Most Popular Activity to do With Your Kids
According to MyKidsAdventures.com, voted the #1 online resource for activities to do with your children, recently published an article on the "Top 10 Activities for Kids: How to have endless fun with your kids."
Children, like all the others around the world absolutely love slime and goo! This article will talk about something every kid wants to discuss.
In addition to learning how to make slime with glue and we can also discuss how adding glitter and colors can make for a much more decorative slime.
Slime: The Most Popular Activity To Do With Your Kids
There’s just something so engaging about the process of creating it, and watching as the ingredients to make something new.
Plus, it’s just a cool sensory experience, and there are so many ways to change it up. Here are a variety of ways that we’ve answered the epic question, “how to make slime with kids”?
We are going to go through a short list of ideas for how to make slime with your kids.
Before we embark on any such adventure, we must first cover some housekeeping. Let’s start with safety. We must ensure our activities with our children are safe.
Before I jump in, though, a quick comment about safety. Children need to be supervised around these materials, and under no circumstances should they be put in anyone’s mouth.
Be sure that everyone washes their hands after playing with the slime, too. We’ve never had any skin reactions to the recipes we’ve used, but everyone is different. It’s something to keep an eye on depending on what materials you choose to use (and if you or the children have sensitive skin or allergies).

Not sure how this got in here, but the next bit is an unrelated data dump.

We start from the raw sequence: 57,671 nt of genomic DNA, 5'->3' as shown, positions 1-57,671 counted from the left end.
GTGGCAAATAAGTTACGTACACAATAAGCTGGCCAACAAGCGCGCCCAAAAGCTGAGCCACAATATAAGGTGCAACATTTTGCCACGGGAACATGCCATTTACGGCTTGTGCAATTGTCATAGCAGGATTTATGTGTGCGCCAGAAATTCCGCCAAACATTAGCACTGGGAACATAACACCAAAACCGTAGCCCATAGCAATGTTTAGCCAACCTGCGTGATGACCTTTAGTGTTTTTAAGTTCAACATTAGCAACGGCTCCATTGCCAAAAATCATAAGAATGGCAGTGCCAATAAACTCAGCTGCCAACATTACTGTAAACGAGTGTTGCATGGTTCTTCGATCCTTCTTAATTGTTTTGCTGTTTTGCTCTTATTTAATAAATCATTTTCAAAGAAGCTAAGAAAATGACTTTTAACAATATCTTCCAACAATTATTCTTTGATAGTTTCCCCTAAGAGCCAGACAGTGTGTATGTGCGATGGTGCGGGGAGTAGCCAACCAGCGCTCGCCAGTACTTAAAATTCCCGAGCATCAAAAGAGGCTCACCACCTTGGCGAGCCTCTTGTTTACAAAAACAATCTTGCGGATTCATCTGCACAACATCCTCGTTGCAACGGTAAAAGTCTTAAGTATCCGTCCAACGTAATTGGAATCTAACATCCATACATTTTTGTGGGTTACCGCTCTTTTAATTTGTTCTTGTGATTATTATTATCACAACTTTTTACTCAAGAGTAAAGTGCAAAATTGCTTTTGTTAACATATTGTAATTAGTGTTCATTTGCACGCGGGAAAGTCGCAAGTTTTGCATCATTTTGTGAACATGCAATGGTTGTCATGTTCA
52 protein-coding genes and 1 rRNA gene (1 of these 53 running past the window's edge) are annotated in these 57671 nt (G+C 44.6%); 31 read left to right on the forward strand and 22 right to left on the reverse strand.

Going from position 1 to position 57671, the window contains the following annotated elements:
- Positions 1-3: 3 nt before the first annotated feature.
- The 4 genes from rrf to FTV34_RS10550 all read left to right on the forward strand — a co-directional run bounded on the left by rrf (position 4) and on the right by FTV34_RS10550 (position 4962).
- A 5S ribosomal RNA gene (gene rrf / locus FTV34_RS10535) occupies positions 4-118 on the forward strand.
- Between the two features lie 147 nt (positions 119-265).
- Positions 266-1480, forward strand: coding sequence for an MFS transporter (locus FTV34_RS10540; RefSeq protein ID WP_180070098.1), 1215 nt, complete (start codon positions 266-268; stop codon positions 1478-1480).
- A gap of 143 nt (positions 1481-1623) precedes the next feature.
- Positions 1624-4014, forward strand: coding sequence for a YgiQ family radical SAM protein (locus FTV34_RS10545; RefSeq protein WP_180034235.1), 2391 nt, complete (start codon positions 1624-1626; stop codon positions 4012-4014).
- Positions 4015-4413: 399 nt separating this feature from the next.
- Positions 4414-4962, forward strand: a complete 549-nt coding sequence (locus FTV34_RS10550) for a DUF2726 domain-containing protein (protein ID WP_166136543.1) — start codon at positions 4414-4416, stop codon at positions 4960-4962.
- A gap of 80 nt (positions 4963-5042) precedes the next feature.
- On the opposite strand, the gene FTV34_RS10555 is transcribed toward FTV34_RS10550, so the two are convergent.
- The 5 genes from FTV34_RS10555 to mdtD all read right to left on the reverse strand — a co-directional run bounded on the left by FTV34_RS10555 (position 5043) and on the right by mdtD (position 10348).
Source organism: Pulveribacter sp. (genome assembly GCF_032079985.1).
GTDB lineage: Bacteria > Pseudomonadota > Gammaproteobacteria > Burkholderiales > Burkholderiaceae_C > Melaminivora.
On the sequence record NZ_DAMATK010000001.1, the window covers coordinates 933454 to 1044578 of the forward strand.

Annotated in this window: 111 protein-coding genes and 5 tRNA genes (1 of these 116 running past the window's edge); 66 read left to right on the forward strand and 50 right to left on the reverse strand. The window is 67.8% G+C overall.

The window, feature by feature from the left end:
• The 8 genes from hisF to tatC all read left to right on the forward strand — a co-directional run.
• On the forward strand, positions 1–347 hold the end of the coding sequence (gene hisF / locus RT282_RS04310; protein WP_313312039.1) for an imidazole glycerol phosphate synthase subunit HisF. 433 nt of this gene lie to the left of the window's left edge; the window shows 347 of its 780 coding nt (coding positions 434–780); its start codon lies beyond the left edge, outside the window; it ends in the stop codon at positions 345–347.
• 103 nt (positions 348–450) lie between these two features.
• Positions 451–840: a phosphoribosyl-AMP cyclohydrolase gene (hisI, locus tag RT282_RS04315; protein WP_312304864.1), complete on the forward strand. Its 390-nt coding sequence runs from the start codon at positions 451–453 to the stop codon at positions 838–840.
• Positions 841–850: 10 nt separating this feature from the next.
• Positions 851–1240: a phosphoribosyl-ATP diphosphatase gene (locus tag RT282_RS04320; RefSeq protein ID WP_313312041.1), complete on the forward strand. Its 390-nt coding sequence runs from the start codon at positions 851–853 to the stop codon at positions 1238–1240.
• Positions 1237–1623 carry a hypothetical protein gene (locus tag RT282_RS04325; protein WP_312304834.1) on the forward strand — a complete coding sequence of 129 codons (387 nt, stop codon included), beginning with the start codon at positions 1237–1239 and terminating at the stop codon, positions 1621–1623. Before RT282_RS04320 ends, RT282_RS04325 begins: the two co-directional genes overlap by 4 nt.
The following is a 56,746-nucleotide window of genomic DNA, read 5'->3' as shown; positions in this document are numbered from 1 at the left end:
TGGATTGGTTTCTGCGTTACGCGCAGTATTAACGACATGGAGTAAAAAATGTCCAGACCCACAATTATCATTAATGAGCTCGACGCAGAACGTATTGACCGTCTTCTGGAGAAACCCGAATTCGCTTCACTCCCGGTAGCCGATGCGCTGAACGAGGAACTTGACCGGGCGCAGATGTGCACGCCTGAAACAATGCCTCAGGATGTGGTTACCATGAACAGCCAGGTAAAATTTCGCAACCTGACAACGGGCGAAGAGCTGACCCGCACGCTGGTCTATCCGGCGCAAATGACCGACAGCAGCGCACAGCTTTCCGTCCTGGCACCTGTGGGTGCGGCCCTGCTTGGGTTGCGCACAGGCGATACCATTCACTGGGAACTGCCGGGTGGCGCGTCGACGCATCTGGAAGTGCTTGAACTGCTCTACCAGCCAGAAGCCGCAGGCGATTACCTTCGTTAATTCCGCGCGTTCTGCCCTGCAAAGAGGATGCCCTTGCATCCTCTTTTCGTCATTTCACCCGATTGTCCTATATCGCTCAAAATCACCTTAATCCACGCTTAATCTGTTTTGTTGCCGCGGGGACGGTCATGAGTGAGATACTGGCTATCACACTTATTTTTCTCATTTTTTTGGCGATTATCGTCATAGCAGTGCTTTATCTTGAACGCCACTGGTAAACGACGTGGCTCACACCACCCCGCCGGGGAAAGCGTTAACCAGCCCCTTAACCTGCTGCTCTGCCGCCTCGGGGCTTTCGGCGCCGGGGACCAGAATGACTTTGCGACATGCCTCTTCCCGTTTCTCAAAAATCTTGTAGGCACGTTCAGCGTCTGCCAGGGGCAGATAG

The majority of slime recipes on the internet do call for the usage of Borax, however, in light of the recent articles posted on the uses of Borax, we are going to steer clear of using Borax for more non-toxic and less harmful agents.
Benefits of Making Slime with Your Kids
Slime is both science and sensory play.
Slime is soft, stretchy, and very fluid. It's a bit sticky and can stretch so thin that you may, in some cases, need to peel it off.
Let’s touch upon sensory play, for a moment. Sensory play is primary the sense of touch through tactile hands-on play. Some of the most favorite sensory activities for toddlers and preschoolers include sensory bins, slime, water play, messy play, to mention a few.
Sensory activities can also calm a child, help a child to focus, and engage a child. The major benefits of sensory play, include:
+ Motor Development Skills
+ Play Skills
+ Language Development; and
+ Using 5 Senses
Well, what is the science behind slime? The science behind slime includes borate ions in the slime activator mixing with the polyvinyl-acetate glue and forms this super cool stretchy substance. This chemical reaction is called linking, more specifically, cross linking.
When you add the borate ions to the mixture, it stars to connect these long strands together.
This is the science behind slime, and other reactors do include:
+ Contact Solution
+ Elmer’s School Glue
+ Liquid Laundry Detergent
The addition and dilution of more or less of one ingredient dramatically changes the consistency of the slime. This is a great lesson in chemicals and bonding agents for children, if taught properly.
How to Make Slime with Kids?
In the slime making adventures, we must also be aware of the ingredients needed to make safe slime.
Here is a short list of items you will need to make a wide variety of slime options.
+ Elmer’s School Glue
+ Tide Laundry Detergent